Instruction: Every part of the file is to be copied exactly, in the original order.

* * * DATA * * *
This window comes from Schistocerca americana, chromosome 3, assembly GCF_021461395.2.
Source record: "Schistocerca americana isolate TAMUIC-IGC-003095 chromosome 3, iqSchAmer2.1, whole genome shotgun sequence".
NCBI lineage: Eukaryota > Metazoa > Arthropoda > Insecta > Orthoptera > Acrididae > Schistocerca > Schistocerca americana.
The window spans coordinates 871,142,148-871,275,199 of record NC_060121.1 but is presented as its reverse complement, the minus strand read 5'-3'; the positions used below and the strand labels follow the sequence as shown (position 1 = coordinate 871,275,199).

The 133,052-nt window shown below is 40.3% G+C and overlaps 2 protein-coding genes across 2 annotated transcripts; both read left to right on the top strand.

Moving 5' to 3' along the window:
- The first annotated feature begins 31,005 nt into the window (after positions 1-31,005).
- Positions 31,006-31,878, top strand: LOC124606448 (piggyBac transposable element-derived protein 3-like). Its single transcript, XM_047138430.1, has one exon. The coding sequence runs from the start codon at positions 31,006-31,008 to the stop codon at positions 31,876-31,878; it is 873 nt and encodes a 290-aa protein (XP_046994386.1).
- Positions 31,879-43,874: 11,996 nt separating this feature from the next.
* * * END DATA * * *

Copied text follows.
This window comes from Schistocerca americana, chromosome 3, assembly GCF_021461395.2.
Source record: "Schistocerca americana isolate TAMUIC-IGC-003095 chromosome 3, iqSchAmer2.1, whole genome shotgun sequence".
NCBI lineage: Eukaryota > Metazoa > Arthropoda > Insecta > Orthoptera > Acrididae > Schistocerca > Schistocerca americana.
The window spans coordinates 871,142,148-871,275,199 of record NC_060121.1 but is presented as its reverse complement, the minus strand read 5'-3'; the positions used below and the strand labels follow the sequence as shown (position 1 = coordinate 871,275,199).

The 133,052-nt window shown below is 40.3% G+C and overlaps 2 protein-coding genes across 2 annotated transcripts; both read left to right on the top strand.

Moving 5' to 3' along the window:
- The first annotated feature begins 31,005 nt into the window (after positions 1-31,005).
- Positions 31,006-31,878, top strand: LOC124606448 (piggyBac transposable element-derived protein 3-like). Its single transcript, XM_047138430.1, has one exon. The coding sequence runs from the start codon at positions 31,006-31,008 to the stop codon at positions 31,876-31,878; it is 873 nt and encodes a 290-aa protein (XP_046994386.1).
- Positions 31,879-43,874: 11,996 nt separating this feature from the next.